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Author Topic: (More) Child Birthday Party Etiquette  (Read 14845 times)

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Re: (More) Child Birthday Party Etiquette
« Reply #30 on: April 24, 2013, 08:39:09 PM »
I dunno. I don't have kids and I'm not especially good with them, so maybe I'm missing something here, but I think I would kind of look at those little girls like,  ???. I would wonder if they were already drama queens or used to getting whatever they wanted just by carrying on.

If they were 15 I'd say drama queens. If they were 12 year old girls, I'd say that there was probably complex machinations going on behind the scenes to exclude certain girls and make sure they knew they were excluded - so drama, but not necessarily coming from the uninvited girl.

But for 3 or 4 year olds? That I'd consider totally normal for their development stage.

Even for adults, being the only one of a group of people not invited to a fun thing you'd like to be invited to, and listening to everyone else chatter about how much fun it's going to be (or was) can be hurtful. But by the time you're an adult, you've learned to suppress your reaction, and rationalize ("I didn't really want to go anyways/they're a bunch of losers/I didn't like them in the first place"). 

For a four year old,  kids that age tend to be really, really honest about their emotions and not at all good at hiding them. That makes things like tact, social white lies and pretending to like someone for external social reasons incredibly difficult to explain. They can be starting to learn it, but they won't have gotten really far at this point.


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Re: (More) Child Birthday Party Etiquette
« Reply #31 on: April 24, 2013, 11:06:04 PM »
Maybe its because I grew up in a small school but we invited the entire class until I got to a certain age and started having slumber parties or activity parties when I was allowed to invite 3 girls (the number that would fit in my parents car to go to said activity from the smalltown we lived in). My class was only ever about 12-15 kids though. We also invited neighbors, my cousins, and the children of my parents' friends. There was also 20 or so kids (and these were house parties). Not all my classmates came, my birthday was in the middle of summer vacation, but my parents sent invites just the same. Again, it was a small town, so my parents were acquainted with all the kids and where they lived and we drove to the houses to drop off invitations. In turn, I was invited to all their birthday parties. It was the way things were done until we were about 12-13.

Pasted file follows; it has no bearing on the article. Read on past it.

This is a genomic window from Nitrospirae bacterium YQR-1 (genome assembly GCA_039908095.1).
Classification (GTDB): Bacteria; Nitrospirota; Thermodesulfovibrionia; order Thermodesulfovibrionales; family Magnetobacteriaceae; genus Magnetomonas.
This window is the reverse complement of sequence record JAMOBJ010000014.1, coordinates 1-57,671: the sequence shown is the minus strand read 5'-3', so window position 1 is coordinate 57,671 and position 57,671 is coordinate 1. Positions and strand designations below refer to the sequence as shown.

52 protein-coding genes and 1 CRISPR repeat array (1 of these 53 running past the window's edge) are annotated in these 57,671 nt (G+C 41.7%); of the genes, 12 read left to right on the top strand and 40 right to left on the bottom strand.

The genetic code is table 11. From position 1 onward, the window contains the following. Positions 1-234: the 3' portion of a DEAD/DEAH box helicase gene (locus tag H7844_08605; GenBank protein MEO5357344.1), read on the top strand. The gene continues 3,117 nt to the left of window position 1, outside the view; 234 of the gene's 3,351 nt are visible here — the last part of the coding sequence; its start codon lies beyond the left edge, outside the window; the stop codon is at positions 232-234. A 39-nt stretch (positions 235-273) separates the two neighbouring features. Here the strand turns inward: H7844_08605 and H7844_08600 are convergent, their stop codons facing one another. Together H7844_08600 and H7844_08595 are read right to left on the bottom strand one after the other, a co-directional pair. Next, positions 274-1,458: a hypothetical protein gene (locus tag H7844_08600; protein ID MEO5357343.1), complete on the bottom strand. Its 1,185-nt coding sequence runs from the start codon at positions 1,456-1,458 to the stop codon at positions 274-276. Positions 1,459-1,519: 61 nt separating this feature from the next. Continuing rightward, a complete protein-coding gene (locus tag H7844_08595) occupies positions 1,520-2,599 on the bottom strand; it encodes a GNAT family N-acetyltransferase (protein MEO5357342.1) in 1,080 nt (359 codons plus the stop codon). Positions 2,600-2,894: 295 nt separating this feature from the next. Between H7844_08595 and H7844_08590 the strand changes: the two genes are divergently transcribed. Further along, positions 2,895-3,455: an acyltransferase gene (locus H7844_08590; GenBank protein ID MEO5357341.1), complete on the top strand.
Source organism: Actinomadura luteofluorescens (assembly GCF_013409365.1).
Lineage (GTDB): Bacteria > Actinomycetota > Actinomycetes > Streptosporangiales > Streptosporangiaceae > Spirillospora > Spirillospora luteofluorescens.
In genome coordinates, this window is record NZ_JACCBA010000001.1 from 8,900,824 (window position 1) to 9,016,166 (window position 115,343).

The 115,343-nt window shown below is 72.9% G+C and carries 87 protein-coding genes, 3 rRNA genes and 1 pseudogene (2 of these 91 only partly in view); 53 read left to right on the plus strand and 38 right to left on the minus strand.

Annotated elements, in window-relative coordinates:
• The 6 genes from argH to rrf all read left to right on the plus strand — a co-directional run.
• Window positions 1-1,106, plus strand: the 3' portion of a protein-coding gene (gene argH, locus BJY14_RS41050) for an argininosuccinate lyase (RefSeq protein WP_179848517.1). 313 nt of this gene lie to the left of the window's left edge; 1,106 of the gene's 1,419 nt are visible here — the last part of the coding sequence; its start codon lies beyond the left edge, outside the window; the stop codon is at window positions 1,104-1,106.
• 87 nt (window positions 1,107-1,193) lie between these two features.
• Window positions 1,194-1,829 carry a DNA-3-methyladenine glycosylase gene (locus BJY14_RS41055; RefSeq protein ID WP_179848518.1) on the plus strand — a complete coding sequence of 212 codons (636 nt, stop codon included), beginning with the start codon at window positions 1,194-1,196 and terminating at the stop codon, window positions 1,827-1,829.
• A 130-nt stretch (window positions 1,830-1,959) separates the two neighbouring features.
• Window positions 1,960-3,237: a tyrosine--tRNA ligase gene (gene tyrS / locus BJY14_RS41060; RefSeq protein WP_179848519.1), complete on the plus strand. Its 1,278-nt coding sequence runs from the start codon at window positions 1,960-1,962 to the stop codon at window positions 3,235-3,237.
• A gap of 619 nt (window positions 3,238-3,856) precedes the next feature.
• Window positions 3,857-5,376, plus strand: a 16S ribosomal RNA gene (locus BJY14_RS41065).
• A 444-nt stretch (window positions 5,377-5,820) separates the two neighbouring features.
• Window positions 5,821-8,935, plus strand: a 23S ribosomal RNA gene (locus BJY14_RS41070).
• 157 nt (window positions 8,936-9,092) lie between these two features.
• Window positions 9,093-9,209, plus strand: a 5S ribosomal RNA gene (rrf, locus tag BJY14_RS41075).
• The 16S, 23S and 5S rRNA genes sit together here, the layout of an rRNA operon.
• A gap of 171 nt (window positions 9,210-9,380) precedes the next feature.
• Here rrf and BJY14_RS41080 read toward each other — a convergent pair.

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Re: (More) Child Birthday Party Etiquette
« Reply #32 on: April 24, 2013, 11:16:39 PM »
When my DD was little and in a close-knit daycare, lots of parents invited all the kids.

But we couldn't afford that, bcs we wanted an at-home party, and we wouldn't have had room for them all. To invite them all, we'd have had to go to a bowling alley or something.

So we invited only one kid more than her age, so 5 out of 25 or 30. They were the kids she played with most often and seemed closest to. It was good training for them all, I think.

That's the guideline we used, as well.  Even for simple at-home parties there's no way that we could have afforded to host 18 kids.  At my kids' public school, it was considered to be acceptable for the parents to discreetly exchange birthday-party-invitations during the pickup-wait time.

Yes, it's possible that kids heard later about birthday parties to which they were not invited.  Honestly, that's life.  Kids aged 4+ are old enough to start learning that they can't be included in every celebration.  I'll agree completely that it can seem pretty unfair to exclude something like 1 or 2 kids out of a class of about 18 - but it can also be very difficult if the one excluded child is the class bully who would make the experience miserable for everyone.